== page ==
Richard Berk

Professor of Criminology and Statistics

Chair, Department of Criminology

Ph.D., Sociology, The Johns Hopkins University, 1970

B.A., Psychology, Yale University, 1964

Research Interests Professor Berk has appointments in the Department of Criminology and the Department of Statistics. He works on various topics in applied statistics including causal inference, statistical/machine learning, and methods for evaluating social programs. Among his criminology applications are inmate classification and placement systems, law enforcement strategies for reducing intimate partner violence, detecting violations of environmental or worker safety regulations, claims that the death penalty serves as a general deterrent, and forecasts of criminal behavior and/or victimization using statistical/machine learning procedures.

Some Recent Peer-Reviewed Publications

“Valid Post-Selection Inference,” (with Lawrence Brown, Andreas Buja, Edward George, Kai Zhang, and Linda Zhao), Annals of Statistics 41(2): 802-837, 2013.

“Statistical Procedures for Forecasting Criminal Behavior: A Comparative Assessment.” (with Justin Bleich), Journal of Criminology and Public Policy, 12(3): 515-544, 2013.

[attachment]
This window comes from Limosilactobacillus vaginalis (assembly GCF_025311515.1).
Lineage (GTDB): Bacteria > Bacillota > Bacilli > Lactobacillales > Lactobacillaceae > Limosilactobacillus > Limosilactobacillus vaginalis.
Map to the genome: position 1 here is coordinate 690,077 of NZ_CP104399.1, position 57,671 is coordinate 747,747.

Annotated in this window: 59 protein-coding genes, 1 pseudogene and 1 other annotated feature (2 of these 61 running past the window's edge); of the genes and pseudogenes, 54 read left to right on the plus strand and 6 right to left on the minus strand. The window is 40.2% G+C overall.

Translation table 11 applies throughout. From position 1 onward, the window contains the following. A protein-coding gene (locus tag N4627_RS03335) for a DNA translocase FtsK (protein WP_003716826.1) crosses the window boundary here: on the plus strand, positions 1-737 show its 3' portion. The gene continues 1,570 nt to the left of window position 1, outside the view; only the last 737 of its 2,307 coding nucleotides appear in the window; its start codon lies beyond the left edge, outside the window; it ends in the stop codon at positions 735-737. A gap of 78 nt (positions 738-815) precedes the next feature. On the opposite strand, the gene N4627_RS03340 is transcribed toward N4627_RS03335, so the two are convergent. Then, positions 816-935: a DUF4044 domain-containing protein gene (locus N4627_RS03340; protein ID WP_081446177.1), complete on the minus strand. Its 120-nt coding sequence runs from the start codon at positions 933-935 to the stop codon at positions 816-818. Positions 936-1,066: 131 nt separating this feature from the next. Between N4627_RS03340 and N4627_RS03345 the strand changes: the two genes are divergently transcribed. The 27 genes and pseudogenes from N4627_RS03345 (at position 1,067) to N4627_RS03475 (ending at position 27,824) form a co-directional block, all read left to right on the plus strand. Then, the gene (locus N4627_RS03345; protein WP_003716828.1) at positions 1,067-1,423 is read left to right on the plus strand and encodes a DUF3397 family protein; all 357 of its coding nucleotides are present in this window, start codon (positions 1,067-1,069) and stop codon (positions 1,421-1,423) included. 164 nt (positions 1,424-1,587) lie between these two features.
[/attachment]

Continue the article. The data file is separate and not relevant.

“Covariance Adjustments for the Analysis of Randomized Field Experiments." (with Emil Pitkin, Lawrence Brown, Andreas Buja, Edward George, and Linda Zhao), Evaluation Review, 37: 170-190, 2013.

"Misspecified Mean Function Regression: Making Good Use of Regression Models that are Wrong." (with Lawrence Brown, Andreas Buja, Edward George, Emil Pitkin, Kai Zhang, and Linda Zhao), Sociological Methods and Research, 43: 433-451, 2014.

"Forecasting Domestic Violence: A Machine Learning Approach to Help Inform Arraignment Decisions," (with Susan B. Sorenson and Geoffrey Barnes), Journal of Empirical Legal Studies," 31(1): 94-115, 2016. 

"An impact assessment of machine learning risk forecasts on parole board decisions and recidivism” Journal of Experimental Criminology 13(2) 193-216, 2017

“Fairness in Criminal Justice Risk Assessments: The State of the Art,” (with Hoda Heidari, Shahin Jabbari, Michael Kerns, and Aaron Roth), Sociological Methods and Research, first published online July 2nd, 2018: http://journals.sagepub.com/doi/10.1177/0049124118782533

"Modern Neural Networks Generalize Well on Small Datasets,” (with Matthew Olson, Abraham Wyner), Conference Proceedings, 32nd Conference on Neural Information Processing Systems (NIPS 2018, Montréal, Canada)

"Machine Learning Risk Assessments in Criminal Justice Settings," New York: Springer, 2018.

 

 

 

Professional Awards Elected to the Sociological Research Association; Elected Fellow to the American Association for the Advancement of Science; Paul S. Lazarsfeld Award for methodological contributions from the American Sociological Association; Elected Fellow of the American Statistical Association; Elected Fellow of the Academy of Experimental Criminology.

https://crim.sas.upenn.edu/sites/default/files/BerkCV_2016May.pdf